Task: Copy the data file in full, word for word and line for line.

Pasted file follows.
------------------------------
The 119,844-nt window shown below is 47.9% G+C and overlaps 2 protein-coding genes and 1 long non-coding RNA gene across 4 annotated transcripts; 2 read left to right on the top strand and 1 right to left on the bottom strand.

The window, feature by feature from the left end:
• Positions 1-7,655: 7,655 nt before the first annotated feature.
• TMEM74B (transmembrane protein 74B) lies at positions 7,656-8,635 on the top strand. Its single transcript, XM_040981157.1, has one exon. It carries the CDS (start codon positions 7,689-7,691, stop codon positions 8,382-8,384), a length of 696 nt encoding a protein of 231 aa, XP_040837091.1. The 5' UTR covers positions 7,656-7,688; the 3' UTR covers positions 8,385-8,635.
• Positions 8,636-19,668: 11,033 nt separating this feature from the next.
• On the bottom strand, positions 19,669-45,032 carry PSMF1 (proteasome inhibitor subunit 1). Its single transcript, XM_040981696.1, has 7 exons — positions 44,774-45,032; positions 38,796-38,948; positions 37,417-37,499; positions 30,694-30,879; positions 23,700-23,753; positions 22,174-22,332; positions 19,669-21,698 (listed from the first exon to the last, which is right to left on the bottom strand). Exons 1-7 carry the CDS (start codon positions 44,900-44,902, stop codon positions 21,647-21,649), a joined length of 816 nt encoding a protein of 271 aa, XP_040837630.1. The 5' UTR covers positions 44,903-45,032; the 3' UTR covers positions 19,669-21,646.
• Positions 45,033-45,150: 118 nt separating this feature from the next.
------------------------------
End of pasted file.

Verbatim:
The 119,844-nt window shown below is 47.9% G+C and overlaps 2 protein-coding genes and 1 long non-coding RNA gene across 4 annotated transcripts; 2 read left to right on the top strand and 1 right to left on the bottom strand.

The window, feature by feature from the left end:
• Positions 1-7,655: 7,655 nt before the first annotated feature.
• TMEM74B (transmembrane protein 74B) lies at positions 7,656-8,635 on the top strand. Its single transcript, XM_040981157.1, has one exon. It carries the CDS (start codon positions 7,689-7,691, stop codon positions 8,382-8,384), a length of 696 nt encoding a protein of 231 aa, XP_040837091.1. The 5' UTR covers positions 7,656-7,688; the 3' UTR covers positions 8,385-8,635.
• Positions 8,636-19,668: 11,033 nt separating this feature from the next.
• On the bottom strand, positions 19,669-45,032 carry PSMF1 (proteasome inhibitor subunit 1). Its single transcript, XM_040981696.1, has 7 exons — positions 44,774-45,032; positions 38,796-38,948; positions 37,417-37,499; positions 30,694-30,879; positions 23,700-23,753; positions 22,174-22,332; positions 19,669-21,698 (listed from the first exon to the last, which is right to left on the bottom strand). Exons 1-7 carry the CDS (start codon positions 44,900-44,902, stop codon positions 21,647-21,649), a joined length of 816 nt encoding a protein of 271 aa, XP_040837630.1. The 5' UTR covers positions 44,903-45,032; the 3' UTR covers positions 19,669-21,646.
• Positions 45,033-45,150: 118 nt separating this feature from the next.